Let the gunge flow! The Saturday morning kids’ TV is going to live again

The hosts of the BBC new live Saturday morning children’s TV program are promising to bring back the giddy chaos of the classic shows such as Going Live! and Live and direct.

“It’s going to be an absolute zoo on set, and I don’t think anyone, including ourselves, are prepared for what is going to happen.”

Yasmin Evans speaks less than two days away from the co-presentation of two hours of silly games, the more absurd sketches, celebrity interviews, viewer phone-ins and cartoons from the Saturday Mash-Up! on BBC two and CBBC.

With a script on the table in front of her, but without a full test until the day before she and co-host Jonny Nelson go to live, the couple was dizzy with the seat of your pants of anticipation.

“Being too prepared, especially when it comes to a live show – I do not think that is the correct way of doing it,” Evans says. “Well, it’s better not to, because I’m not!”

As the BBC 1Xtra DJ and soon-to-be children of the star of TV lists the features that will be in Saturday Mash-Up!, Nelson chips in with an essential ingredient: “the Anarchy.”

“Anarchy,” Evans repeated, before adding: “A lot of gunge.”

If that formula sounds familiar, you’re probably old enough to remember with fondness Saturday morning TV of yesteryear – Multi-Colour Swap Shop through Saturday Superstore, Going Live, Live And Kicking, Saturday show, Dick and Dom in Da Bungalow and TMi.

ITV went from Tiswas to SM:TV Live via the Wide Awake Club, but it is a decade since the Saturday morning zoo TV format was finally abandoned.

“I like the anarchy thing,” Nelson continues. “Because it is live, and events-the type of TELEVISION you have not done it for so long. Not like this. I think that’s going to give them [the viewers] something very different to what we are used to.”Classic BBC Saturday morning kids TVThe Multi-Coloured Swap Shop (1976-82)

Saturday Superstore (1982-87)

You Are Going To Live (1987-93)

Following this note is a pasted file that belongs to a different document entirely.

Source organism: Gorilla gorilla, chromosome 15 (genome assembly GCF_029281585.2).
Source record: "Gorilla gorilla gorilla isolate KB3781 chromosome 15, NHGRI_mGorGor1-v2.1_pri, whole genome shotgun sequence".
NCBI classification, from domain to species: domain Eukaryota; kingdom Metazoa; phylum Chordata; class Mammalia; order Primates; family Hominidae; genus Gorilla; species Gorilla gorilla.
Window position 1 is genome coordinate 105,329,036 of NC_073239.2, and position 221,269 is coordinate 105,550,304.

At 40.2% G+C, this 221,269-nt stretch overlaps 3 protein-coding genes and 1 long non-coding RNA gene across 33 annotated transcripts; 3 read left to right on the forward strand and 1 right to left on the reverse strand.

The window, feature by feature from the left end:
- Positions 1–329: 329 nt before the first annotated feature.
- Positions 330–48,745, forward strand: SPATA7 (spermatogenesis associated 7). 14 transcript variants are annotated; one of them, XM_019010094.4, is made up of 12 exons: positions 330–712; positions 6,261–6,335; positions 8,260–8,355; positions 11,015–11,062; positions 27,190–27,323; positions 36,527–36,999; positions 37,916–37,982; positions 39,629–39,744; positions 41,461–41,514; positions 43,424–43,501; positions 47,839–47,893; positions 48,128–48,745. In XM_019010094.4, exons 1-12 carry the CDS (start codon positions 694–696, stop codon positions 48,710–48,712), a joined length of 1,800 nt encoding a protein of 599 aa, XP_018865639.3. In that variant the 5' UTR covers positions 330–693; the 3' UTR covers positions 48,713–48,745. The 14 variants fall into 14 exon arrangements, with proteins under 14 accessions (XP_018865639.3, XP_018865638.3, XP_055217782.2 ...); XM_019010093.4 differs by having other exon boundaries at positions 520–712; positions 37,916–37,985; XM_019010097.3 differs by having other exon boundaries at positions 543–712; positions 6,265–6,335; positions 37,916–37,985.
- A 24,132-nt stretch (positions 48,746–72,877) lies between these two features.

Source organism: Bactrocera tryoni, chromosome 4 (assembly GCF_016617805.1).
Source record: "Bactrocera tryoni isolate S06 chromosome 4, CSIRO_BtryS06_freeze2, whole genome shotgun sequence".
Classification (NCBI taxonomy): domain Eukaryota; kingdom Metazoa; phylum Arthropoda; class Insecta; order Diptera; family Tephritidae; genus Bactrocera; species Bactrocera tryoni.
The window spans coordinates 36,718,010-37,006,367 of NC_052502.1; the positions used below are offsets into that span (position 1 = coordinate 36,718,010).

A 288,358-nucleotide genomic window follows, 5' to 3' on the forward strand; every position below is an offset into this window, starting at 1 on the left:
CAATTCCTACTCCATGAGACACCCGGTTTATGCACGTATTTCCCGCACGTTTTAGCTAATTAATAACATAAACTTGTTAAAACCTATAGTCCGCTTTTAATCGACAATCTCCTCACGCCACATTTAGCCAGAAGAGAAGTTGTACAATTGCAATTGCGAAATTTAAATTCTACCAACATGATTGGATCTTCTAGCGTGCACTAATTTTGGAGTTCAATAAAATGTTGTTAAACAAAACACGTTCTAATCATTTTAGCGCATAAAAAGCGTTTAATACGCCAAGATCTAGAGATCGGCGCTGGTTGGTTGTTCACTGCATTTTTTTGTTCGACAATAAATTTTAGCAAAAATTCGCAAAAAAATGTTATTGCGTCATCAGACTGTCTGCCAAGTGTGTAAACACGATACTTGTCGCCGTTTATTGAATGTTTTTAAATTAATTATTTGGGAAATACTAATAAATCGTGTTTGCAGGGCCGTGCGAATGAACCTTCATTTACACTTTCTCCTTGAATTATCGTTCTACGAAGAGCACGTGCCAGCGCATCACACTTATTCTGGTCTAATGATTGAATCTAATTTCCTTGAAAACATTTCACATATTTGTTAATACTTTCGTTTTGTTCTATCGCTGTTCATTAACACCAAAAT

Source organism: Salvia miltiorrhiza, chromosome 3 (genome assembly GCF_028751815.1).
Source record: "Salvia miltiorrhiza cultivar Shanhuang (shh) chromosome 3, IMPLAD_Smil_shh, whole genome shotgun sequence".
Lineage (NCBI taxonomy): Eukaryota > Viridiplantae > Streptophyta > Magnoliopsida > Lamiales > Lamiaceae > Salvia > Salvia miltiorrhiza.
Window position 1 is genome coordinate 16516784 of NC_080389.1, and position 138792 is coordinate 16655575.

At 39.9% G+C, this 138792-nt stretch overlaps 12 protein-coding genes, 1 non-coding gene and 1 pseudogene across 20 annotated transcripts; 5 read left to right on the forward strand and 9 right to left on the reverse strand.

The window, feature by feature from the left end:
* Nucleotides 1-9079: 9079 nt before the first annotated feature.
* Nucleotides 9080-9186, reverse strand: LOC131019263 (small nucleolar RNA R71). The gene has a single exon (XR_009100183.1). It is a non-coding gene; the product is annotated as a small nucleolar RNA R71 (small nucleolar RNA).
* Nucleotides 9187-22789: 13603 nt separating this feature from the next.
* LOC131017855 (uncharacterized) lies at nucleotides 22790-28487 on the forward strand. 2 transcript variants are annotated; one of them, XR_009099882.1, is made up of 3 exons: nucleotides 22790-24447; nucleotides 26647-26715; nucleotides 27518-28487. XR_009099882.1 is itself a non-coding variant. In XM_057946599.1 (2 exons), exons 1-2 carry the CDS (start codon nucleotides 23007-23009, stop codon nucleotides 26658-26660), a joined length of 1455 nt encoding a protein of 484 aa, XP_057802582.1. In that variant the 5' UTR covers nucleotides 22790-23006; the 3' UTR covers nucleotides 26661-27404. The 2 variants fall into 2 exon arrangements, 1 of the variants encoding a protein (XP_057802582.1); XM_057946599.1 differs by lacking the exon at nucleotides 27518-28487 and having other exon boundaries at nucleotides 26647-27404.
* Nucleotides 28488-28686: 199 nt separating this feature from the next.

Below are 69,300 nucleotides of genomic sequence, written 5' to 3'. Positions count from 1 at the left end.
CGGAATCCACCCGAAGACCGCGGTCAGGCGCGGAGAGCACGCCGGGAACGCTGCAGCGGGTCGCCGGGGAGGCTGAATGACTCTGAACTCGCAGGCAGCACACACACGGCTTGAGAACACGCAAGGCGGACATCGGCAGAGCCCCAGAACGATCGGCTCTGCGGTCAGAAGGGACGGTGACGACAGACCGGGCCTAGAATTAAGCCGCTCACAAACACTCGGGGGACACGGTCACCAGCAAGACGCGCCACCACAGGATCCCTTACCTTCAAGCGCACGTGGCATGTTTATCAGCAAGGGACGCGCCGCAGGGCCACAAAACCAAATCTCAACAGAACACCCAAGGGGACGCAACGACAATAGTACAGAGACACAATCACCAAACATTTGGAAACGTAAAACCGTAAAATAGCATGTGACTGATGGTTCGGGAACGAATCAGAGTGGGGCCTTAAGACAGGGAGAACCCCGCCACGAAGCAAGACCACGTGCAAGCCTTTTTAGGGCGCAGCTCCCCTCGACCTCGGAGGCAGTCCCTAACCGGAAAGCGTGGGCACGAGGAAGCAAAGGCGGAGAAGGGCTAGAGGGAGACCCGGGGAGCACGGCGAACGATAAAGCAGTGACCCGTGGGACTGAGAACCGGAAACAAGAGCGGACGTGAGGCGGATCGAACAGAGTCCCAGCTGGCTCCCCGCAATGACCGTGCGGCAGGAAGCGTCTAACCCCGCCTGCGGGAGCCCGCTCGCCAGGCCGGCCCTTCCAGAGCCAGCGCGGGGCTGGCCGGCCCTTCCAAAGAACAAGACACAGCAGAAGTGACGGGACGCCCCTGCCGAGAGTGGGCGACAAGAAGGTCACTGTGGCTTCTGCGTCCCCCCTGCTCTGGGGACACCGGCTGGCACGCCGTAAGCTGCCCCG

Alive And Kicking (1993-2001)

The Saturday Show (2001-05)

Dick and Dom in Da Bungalow (2003-06)

TMi (2006-09)

There is a host of the lack of our interview – Hacker T Dog, Evans and Nelson admit that it is more experienced of the two, and that is likely to provide the largest dose of anarchy.

Before Hacker T Dog, is Going to Live with Gordon the Gopher, and, of course, Spit the Dog from Tiswas, and the new show without shame refers to what did the most shows so well-loved.

The first thing Evans did when he found out that I had gotten the job, she says, was to turn to YouTube to see 45 minutes of Wonky Donkey – Ant and Dec mad phone-in game show SM:TV.

Evans says that the show will have a game that she describes with some pride as “Wonky Donkeyesque”.

For Nelson, he turned and saw a heap of Live and direct, hosted by pairings included Jamie Theakston and Zoe Ball, who said: “I was excited, but also made me understand the magnitude of how important this is.”

With hours to fill with a cacophony games and unpredictable of the guests and the callers, the best bit was coming often when things don’t go according to plan and the hosts were way out of step as he tried to suppress the laughter.

“Those are the elements that we certainly remembers from our childhood,” Nelson says. “A lot of time that tunes in because he was going to be crazy.